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Ransomware payments soared in 2023 to a new record says ChainAnalysis | #ransomware | #cybercrime


Ransomware attacks grew larger in scope and more complex last year, resulting in record high payments that defy the previous year’s lull.

A recent analysis from blockchain data platform Chainalysis said that in 2023 people paid $1.1 billion worth of cryptocurrency for ransomware payments, the highest sum since at least 2019, when it was a “mere” $220 million. The 2023 figures stand in contrast to 2022’s $567 million, which had represented a sudden and unexpected drop.

Chainalysis said this shows that the previous year was more of an aberration than a new normal, fueled by geopolitical factors such as the ongoing Russian invasion of Ukraine. This conflict not only disrupted operations for certain actors, but the remaining ones shifted their focus from financial gain to politically motivated cyberattacks meant more to lift information and wreck havoc. Other factors at play included a reluctance among some western entities to pay ransoms to certain groups due to potential sanctions risks, as some are linked to Russian intelligence agencies. There were also a successful high profile operations against the Hive ransomware network.

This was only a temporary lull, however, as ransomware attacks have since come roaring back. There were 538 new ransomware variants in 2023, pointing to the rise of new, independent groups. Further, ransoms themselves were getting bigger; the analysis said that, lately, cybercriminals have preferred to go after a smaller number of higher value targets versus large numbers of low-value ones. This strategy, which is termed “big game hunting” in their world, had been growing more popular over the last few years and, over 2023, grew more popular still.

At the same time, the report also pointed to the rise of, effectively, ransomware-as-a-service type networks where outsiders known as affiliates can access the malware to carry out attacks, and in exchange pay the strain’s core operators a cut of the ransom proceeds. This means a lower barrier to entry for less sophisticated players, which means a much greater quantity of attacks can be launched.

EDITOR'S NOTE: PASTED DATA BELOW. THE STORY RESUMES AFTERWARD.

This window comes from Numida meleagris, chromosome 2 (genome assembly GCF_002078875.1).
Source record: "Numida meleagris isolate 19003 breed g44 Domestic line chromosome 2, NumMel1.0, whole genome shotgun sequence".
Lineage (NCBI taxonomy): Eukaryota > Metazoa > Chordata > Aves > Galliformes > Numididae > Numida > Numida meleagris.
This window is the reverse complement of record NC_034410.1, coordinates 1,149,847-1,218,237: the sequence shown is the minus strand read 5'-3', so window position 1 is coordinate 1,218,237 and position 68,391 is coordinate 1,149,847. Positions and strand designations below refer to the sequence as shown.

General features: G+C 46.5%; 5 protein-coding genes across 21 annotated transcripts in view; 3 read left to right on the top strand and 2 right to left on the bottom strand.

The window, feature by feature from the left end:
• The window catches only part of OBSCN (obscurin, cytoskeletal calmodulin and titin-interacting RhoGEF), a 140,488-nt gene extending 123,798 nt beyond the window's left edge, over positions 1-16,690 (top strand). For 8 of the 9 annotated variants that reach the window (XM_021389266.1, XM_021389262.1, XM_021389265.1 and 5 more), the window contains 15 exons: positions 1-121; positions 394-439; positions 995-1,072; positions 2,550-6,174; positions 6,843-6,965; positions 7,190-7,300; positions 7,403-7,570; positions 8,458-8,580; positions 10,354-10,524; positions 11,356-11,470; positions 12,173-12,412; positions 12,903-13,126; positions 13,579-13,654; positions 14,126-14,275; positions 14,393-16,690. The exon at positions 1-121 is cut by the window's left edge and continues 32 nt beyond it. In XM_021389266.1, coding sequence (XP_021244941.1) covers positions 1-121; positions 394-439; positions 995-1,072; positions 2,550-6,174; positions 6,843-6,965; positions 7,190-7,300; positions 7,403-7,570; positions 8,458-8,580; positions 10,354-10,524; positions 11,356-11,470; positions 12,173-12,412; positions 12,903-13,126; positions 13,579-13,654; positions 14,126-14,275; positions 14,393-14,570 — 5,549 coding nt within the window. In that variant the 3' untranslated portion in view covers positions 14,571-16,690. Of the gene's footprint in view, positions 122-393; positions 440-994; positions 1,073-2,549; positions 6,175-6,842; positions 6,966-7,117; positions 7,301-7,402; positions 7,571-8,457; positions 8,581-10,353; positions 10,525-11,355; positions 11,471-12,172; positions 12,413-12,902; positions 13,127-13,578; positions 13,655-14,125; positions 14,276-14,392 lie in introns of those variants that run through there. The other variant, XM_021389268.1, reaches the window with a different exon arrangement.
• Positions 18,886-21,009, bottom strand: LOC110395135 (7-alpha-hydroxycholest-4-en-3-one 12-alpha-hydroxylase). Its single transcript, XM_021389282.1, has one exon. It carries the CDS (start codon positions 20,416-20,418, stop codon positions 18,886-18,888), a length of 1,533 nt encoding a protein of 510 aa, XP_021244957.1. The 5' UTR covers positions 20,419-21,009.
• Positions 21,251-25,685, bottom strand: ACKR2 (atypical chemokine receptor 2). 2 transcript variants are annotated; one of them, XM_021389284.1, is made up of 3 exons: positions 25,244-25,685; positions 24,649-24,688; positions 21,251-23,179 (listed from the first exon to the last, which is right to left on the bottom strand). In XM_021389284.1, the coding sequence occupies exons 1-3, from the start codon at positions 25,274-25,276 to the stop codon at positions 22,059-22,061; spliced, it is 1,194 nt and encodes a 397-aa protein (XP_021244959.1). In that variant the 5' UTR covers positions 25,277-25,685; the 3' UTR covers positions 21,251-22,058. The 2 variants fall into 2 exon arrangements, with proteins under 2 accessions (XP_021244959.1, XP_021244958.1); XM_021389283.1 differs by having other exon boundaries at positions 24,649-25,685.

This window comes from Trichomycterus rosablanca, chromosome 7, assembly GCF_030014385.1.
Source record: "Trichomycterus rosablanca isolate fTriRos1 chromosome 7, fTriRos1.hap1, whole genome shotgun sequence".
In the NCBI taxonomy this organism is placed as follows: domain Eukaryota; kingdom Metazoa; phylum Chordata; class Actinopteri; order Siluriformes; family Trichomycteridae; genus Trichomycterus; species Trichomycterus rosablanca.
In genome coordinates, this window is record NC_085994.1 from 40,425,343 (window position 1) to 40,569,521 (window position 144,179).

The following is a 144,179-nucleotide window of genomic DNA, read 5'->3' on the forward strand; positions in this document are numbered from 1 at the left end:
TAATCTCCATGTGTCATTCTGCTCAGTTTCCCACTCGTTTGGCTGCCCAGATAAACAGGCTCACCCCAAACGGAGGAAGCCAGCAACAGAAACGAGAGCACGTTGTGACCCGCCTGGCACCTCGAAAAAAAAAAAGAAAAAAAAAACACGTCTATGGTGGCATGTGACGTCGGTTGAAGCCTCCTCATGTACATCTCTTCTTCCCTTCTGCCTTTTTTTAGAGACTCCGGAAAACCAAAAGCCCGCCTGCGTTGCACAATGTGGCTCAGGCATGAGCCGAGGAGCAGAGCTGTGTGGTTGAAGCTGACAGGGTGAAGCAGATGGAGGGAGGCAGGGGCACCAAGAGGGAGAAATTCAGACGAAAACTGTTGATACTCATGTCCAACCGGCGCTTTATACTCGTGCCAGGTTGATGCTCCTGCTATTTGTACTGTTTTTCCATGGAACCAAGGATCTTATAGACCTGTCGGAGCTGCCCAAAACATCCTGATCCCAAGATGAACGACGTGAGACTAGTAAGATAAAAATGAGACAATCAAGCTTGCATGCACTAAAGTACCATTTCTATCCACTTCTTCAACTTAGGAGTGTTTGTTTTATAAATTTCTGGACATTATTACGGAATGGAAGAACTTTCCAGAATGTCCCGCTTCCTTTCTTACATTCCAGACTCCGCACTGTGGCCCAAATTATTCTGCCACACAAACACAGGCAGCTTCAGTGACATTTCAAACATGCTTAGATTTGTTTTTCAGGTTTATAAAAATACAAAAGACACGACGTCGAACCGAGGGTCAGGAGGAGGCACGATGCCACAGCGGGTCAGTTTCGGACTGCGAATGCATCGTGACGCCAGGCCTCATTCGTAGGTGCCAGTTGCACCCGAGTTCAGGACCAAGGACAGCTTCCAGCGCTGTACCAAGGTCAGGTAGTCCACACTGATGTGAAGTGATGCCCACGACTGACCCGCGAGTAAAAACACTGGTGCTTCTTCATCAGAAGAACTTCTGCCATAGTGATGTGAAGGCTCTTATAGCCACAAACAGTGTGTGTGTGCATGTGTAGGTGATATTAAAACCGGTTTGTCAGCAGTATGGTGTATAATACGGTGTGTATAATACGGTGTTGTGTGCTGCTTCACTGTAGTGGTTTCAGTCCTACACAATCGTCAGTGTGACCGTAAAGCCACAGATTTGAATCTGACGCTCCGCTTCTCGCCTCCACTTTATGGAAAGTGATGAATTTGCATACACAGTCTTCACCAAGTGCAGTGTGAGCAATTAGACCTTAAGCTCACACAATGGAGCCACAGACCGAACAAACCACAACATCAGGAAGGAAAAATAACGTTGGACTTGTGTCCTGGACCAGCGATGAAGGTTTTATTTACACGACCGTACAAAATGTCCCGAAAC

The analysis also noted the rise of what’s called Initial Access Brokers, who penetrate the networks of potential victims, then sell that access to ransomware attackers for as little as a few hundred dollars. There is a correlation between inflows to IAB wallets and an upsurge in ransomware payments, suggesting monitoring IABs could provide early warning signs and allow for potential intervention and mitigation of attacks.

Finally, it became easier to launder ill-gotten cryptocurrency. While centralized exchanges and mixers have been a factor for a while, this year saw the embrace of new services for laundering, including bridges, instant exchangers, and gambling services. The analysis says this is likely because authorities have moved to reinforce previously preferred methods.

“The ransomware landscape underwent significant changes in 2023, marked by shifts in tactics and affiliations among threat actors, as well as the continued spread of RaaS strains and swifter attack execution, demonstrating a more efficient and aggressive approach. The movement of affiliates highlighted the fluidity within the ransomware underworld and the constant search for more lucrative extortion schemes,” said the Chainalysis report.



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